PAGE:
The public policy of Virginia is to uphold the validity of the marriage status for the best interest of society, except where marriage is prohibited between certain persons. Code of Virginia § 20-20 provides that a properly recorded, returned, and certified marriage certificate “shall be prima facie evidence of the facts therein set forth in all courts of this Commonwealth.” However, a party can defeat the presumption of a lawful marriage by clear, cogent, and convincing evidence.
The trial court did not err in finding that the parties never married under Virginia law. Pursuant to Code of Virginia § 20-13, the parties must first obtain a marriage license, then participate in a ceremony of some kind, however brief or formal, to solemnize the marriage. To solemnize a marriage means to enter into it by a formal act, usually before witnesses. In Virginia, no particular form of marriage ceremony is required. However, at the very least, the solemnization ceremony requires the attendance of both the prospective bride and groom. Here, the parties held a formal marriage ceremony before they obtained a valid marriage license. The parties’ subsequent mailing of the marriage license to the ceremony officiant for his signature without the parties being present does not constitute “solemnization” under any reasonable definition of the term.
Furthermore, Code of Virginia § 20-31 does not apply and therefore cannot validate the parties’ marriage. Code § 20-31 aims to cure “any want of authority” in the person performing the marriage and “any defect, omission or imperfection in [the marriage] license.” Here, because the parties failed to obtain a marriage license before solemnizing their marriage, as required by Code § 20-13, there could no defect, omission, or imperfection in the then non-existent license
The parties’ failure to solemnize their marriage subsequent to obtaining a license pursuant to Code of Virginia § 20-13 rendered their marriage voidable, rather than void ab initio. A marriage that is void ab initio is good for no legal purpose, and its invalidity may be maintained in any proceeding, in any court, between any parties, whether in the lifetime or after the death of the supposed married parties, and whether the question arises directly or collaterally. A void marriage confers no legal rights, and when it is determined that the marriage is void, it is as if no marriage had ever been performed. A voidable marriage differs from a void marriage in that it may be subsequently ratified by the parties and usually is treated as a valid marriage until it is decreed void.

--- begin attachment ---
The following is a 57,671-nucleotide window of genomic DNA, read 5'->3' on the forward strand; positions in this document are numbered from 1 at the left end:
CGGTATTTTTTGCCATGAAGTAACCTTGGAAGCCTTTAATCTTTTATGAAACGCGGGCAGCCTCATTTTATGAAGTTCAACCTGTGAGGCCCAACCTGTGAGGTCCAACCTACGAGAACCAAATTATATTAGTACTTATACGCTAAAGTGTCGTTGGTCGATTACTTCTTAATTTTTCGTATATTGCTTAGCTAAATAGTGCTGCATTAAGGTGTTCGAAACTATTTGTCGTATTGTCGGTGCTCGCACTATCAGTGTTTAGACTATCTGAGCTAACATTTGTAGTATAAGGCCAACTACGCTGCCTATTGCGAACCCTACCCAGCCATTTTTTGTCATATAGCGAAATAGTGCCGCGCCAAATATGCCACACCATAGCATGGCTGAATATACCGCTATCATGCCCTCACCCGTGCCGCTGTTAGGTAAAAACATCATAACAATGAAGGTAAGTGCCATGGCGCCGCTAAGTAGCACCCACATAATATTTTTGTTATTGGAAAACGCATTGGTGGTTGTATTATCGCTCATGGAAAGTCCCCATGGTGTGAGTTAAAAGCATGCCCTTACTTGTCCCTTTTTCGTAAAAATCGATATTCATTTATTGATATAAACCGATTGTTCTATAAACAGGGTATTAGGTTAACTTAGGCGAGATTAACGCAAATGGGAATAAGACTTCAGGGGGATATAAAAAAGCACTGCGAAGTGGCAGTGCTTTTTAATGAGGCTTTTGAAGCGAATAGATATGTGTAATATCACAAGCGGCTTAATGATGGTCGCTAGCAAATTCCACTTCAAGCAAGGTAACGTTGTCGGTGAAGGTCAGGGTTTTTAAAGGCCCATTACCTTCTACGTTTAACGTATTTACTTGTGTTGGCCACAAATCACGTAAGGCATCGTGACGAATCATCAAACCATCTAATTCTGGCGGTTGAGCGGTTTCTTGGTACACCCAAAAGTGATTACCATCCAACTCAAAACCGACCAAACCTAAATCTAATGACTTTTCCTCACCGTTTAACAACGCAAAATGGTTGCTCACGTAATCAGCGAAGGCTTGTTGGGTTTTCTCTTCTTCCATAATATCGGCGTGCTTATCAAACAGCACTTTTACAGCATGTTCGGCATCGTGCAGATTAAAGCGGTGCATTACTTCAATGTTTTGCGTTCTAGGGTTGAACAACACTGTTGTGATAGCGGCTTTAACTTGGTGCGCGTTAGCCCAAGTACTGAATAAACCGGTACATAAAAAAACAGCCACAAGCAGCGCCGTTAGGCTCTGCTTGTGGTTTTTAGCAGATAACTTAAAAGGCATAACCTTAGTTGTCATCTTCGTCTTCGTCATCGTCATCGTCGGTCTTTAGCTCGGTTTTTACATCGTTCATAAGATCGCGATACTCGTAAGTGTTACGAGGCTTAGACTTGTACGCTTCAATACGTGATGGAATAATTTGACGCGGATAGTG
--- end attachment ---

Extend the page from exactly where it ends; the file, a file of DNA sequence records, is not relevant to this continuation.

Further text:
Whether void or voidable, a declaration that a marriage or an attempted marriage is void results in a judicial decree that the marriage is a nullity. The difference lies in who can challenge the marriage and when such a challenge can be raised.
Rights to equitable distribution and spousal support do not arise when a marriage is ultimately declared a nullity.
2015---Obergefell v. Hodges, S.C., R-73, No. 14-556
The Fourteenth Amendment requires states to license marriages between two people of the same sex, and to recognize marriages between two people of the same sex when their marriage was lawfully licensed and performed out of that state.
2009---Prashad v. Copeland and Spivey, 55 Va. App. 247
The operative language of the Virginia Marriage Amendment prohibits the Commonwealth from creating or recognizing relationships between unmarried individuals that are “assigned the rights, benefits, obligations, qualities, or effects of marriage.”
The mere registration in Virginia of orders entered by a North Carolina court which granted custody of a child to the biological father and his homosexual partner, over the objection of the child’s natural mother, did not implicate the Virginia Marriage Amendment by “tacitly” recognizing the homosexual relationship as a legal status to which marital rights could be afforded. The child’s father and his homosexual partner entered into a surrogacy agreement with the child’s natural mother, and upon the birth of the child, moved with the child away from the mother. When the father and his partner later denied the mother visitation, the mother sought relief through the North Carolina courts. The record demonstrated that the North Carolina court allowed the homosexual partner to intervene in the case and awarded him custodial rights because he had been a full time parent to the child since birth, had been originally listed as the father on the child’s birth certificate, had allowed the child to use his surname, and was believed by all parties involved to be the child’s natural father for the first fourteen months of the child’s life until DNA testing proved otherwise. The Virginia court found that, based on those circumstances cited in the record, the North Carolina court’s grant of custodial rights to the homosexual partner arose from his “legitimate interest” in the child, and not from his homosexual relationship with the child’s natural father.